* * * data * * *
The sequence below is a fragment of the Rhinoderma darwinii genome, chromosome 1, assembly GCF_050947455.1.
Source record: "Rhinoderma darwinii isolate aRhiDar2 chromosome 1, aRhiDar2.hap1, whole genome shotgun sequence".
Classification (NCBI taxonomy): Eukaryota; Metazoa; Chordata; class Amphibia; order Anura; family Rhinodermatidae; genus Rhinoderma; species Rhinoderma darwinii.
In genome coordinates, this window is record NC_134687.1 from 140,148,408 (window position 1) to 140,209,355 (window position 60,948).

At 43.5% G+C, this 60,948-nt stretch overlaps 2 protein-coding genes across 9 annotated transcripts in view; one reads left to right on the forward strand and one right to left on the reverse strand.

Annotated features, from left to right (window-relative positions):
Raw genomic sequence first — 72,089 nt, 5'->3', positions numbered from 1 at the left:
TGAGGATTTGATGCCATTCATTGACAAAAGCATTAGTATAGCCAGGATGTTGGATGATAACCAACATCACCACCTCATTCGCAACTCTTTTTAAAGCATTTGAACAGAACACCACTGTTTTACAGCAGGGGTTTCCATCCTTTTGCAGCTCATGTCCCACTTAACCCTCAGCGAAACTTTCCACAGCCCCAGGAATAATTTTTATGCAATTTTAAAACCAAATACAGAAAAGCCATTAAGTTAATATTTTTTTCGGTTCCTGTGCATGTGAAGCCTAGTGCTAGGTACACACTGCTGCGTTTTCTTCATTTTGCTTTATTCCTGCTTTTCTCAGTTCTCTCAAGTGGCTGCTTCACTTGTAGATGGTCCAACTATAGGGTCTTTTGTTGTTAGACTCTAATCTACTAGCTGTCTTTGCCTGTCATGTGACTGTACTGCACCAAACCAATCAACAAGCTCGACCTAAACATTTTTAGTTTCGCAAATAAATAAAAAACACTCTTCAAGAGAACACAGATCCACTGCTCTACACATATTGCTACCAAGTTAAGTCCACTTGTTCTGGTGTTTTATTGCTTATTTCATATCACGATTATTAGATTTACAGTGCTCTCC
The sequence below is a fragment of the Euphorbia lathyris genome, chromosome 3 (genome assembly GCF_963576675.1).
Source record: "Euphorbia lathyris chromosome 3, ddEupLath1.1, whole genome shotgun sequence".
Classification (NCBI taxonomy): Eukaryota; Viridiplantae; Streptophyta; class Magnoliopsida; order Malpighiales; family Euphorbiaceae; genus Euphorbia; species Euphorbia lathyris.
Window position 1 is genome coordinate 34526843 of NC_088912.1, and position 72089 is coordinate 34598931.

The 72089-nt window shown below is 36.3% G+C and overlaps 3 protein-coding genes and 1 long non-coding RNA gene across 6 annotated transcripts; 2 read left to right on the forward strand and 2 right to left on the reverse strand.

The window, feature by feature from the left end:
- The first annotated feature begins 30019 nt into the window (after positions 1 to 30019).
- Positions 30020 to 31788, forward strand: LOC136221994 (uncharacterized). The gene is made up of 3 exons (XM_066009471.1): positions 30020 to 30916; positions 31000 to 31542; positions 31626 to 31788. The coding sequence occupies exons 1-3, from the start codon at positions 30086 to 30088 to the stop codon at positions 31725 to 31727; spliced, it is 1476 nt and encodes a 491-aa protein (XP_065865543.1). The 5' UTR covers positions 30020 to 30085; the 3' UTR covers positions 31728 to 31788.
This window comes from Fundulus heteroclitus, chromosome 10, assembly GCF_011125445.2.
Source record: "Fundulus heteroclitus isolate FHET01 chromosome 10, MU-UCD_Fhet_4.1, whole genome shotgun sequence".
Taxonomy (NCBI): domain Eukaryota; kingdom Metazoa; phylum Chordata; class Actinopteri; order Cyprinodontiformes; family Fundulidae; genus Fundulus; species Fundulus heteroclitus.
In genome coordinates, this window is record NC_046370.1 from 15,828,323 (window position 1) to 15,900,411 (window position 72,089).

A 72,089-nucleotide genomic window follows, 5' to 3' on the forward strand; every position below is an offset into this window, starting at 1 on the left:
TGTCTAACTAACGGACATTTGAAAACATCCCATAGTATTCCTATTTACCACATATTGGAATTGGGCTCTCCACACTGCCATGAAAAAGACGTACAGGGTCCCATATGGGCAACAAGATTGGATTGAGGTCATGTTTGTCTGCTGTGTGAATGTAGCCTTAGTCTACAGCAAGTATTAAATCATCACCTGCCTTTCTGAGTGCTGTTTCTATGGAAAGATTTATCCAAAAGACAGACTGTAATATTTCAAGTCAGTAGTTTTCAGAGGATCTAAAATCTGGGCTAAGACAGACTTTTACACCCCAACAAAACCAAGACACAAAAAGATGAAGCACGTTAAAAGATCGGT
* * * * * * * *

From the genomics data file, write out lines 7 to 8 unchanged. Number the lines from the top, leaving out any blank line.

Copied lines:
Raw genomic sequence first — 72,089 nt, 5'->3', positions numbered from 1 at the left:
TGAGGATTTGATGCCATTCATTGACAAAAGCATTAGTATAGCCAGGATGTTGGATGATAACCAACATCACCACCTCATTCGCAACTCTTTTTAAAGCATTTGAACAGAACACCACTGTTTTACAGCAGGGGTTTCCATCCTTTTGCAGCTCATGTCCCACTTAACCCTCAGCGAAACTTTCCACAGCCCCAGGAATAATTTTTATGCAATTTTAAAACCAAATACAGAAAAGCCATTAAGTTAATATTTTTTTCGGTTCCTGTGCATGTGAAGCCTAGTGCTAGGTACACACTGCTGCGTTTTCTTCATTTTGCTTTATTCCTGCTTTTCTCAGTTCTCTCAAGTGGCTGCTTCACTTGTAGATGGTCCAACTATAGGGTCTTTTGTTGTTAGACTCTAATCTACTAGCTGTCTTTGCCTGTCATGTGACTGTACTGCACCAAACCAATCAACAAGCTCGACCTAAACATTTTTAGTTTCGCAAATAAATAAAAAACACTCTTCAAGAGAACACAGATCCACTGCTCTACACATATTGCTACCAAGTTAAGTCCACTTGTTCTGGTGTTTTATTGCTTATTTCATATCACGATTATTAGATTTACAGTGCTCTCC